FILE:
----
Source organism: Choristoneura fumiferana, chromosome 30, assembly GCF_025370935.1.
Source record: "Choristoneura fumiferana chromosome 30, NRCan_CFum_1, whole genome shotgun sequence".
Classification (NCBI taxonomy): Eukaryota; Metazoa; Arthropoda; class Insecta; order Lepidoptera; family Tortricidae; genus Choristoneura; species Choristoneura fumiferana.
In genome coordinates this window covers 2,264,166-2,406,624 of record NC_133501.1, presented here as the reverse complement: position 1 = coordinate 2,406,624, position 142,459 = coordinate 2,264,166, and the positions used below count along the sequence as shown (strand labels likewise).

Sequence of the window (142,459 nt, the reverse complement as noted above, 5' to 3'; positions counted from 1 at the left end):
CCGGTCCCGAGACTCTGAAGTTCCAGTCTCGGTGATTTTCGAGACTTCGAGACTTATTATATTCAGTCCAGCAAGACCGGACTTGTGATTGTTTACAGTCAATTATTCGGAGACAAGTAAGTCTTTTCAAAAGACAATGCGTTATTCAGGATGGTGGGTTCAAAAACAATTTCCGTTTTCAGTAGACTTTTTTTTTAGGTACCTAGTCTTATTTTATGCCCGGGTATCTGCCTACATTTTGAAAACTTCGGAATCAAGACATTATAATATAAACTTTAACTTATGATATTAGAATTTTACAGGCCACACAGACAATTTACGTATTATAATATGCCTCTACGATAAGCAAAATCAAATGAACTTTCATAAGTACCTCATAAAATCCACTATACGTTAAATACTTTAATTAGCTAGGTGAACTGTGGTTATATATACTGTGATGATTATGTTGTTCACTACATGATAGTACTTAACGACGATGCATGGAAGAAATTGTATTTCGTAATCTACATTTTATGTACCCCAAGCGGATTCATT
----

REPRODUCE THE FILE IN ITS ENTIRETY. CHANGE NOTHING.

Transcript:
Source organism: Choristoneura fumiferana, chromosome 30, assembly GCF_025370935.1.
Source record: "Choristoneura fumiferana chromosome 30, NRCan_CFum_1, whole genome shotgun sequence".
Classification (NCBI taxonomy): Eukaryota; Metazoa; Arthropoda; class Insecta; order Lepidoptera; family Tortricidae; genus Choristoneura; species Choristoneura fumiferana.
In genome coordinates this window covers 2,264,166-2,406,624 of record NC_133501.1, presented here as the reverse complement: position 1 = coordinate 2,406,624, position 142,459 = coordinate 2,264,166, and the positions used below count along the sequence as shown (strand labels likewise).

Sequence of the window (142,459 nt, the reverse complement as noted above, 5' to 3'; positions counted from 1 at the left end):
CCGGTCCCGAGACTCTGAAGTTCCAGTCTCGGTGATTTTCGAGACTTCGAGACTTATTATATTCAGTCCAGCAAGACCGGACTTGTGATTGTTTACAGTCAATTATTCGGAGACAAGTAAGTCTTTTCAAAAGACAATGCGTTATTCAGGATGGTGGGTTCAAAAACAATTTCCGTTTTCAGTAGACTTTTTTTTTAGGTACCTAGTCTTATTTTATGCCCGGGTATCTGCCTACATTTTGAAAACTTCGGAATCAAGACATTATAATATAAACTTTAACTTATGATATTAGAATTTTACAGGCCACACAGACAATTTACGTATTATAATATGCCTCTACGATAAGCAAAATCAAATGAACTTTCATAAGTACCTCATAAAATCCACTATACGTTAAATACTTTAATTAGCTAGGTGAACTGTGGTTATATATACTGTGATGATTATGTTGTTCACTACATGATAGTACTTAACGACGATGCATGGAAGAAATTGTATTTCGTAATCTACATTTTATGTACCCCAAGCGGATTCATT